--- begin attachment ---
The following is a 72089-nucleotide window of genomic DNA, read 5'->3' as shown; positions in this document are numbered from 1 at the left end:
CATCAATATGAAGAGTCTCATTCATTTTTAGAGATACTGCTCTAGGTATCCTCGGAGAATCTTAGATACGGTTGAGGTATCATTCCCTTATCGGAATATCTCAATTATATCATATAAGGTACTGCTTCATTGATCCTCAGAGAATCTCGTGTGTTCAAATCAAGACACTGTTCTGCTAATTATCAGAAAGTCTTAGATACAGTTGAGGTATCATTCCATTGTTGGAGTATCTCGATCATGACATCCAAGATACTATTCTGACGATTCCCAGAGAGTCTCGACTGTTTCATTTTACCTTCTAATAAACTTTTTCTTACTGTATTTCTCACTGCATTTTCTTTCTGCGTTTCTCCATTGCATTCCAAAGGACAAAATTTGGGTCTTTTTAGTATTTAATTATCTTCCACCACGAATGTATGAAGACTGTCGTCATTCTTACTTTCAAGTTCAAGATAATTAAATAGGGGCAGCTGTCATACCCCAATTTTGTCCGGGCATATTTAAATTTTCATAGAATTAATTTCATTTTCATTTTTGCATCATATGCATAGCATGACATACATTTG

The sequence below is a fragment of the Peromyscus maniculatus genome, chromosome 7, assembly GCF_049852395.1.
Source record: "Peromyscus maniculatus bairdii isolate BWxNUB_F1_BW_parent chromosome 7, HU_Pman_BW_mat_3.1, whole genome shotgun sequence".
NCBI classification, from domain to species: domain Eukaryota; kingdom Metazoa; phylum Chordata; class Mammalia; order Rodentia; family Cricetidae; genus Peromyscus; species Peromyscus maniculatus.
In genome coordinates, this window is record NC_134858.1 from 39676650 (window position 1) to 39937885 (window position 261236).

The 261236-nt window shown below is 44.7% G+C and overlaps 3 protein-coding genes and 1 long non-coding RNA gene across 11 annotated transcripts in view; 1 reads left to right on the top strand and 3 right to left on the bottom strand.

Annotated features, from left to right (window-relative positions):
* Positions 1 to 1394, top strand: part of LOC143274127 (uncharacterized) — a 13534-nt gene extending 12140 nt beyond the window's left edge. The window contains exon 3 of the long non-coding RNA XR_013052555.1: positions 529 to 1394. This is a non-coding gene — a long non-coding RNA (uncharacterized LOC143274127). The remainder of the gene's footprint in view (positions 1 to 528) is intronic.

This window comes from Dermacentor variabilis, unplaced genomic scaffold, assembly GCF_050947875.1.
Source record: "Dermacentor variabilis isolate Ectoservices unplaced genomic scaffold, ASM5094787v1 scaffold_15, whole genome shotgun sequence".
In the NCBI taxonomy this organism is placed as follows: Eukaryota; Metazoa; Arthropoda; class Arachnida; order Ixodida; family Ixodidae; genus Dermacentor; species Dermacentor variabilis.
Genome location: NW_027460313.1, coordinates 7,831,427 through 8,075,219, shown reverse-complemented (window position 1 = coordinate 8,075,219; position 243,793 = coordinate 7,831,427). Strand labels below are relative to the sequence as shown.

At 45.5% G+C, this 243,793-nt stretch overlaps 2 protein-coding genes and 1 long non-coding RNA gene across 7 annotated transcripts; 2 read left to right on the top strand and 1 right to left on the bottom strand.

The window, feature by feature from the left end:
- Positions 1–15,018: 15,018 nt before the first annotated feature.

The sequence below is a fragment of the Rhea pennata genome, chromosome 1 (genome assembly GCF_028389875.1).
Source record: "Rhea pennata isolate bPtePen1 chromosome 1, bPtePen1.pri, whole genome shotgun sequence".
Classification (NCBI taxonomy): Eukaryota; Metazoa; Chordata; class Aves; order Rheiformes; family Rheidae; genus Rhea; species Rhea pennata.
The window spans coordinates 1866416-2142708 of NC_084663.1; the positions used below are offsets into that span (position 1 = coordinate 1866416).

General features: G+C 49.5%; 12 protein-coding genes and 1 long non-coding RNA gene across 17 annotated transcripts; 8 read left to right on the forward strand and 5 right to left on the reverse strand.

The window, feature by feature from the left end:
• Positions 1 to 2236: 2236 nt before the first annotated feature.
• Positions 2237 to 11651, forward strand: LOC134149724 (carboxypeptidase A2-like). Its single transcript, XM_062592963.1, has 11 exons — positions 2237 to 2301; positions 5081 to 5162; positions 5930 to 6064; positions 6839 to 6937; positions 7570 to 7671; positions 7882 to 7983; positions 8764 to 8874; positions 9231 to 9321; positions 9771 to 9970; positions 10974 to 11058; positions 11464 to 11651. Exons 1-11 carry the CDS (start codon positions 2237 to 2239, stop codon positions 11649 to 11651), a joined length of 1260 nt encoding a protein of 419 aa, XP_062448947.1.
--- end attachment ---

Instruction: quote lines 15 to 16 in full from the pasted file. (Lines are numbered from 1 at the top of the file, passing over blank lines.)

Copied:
The window, feature by feature from the left end:
- Positions 1–15,018: 15,018 nt before the first annotated feature.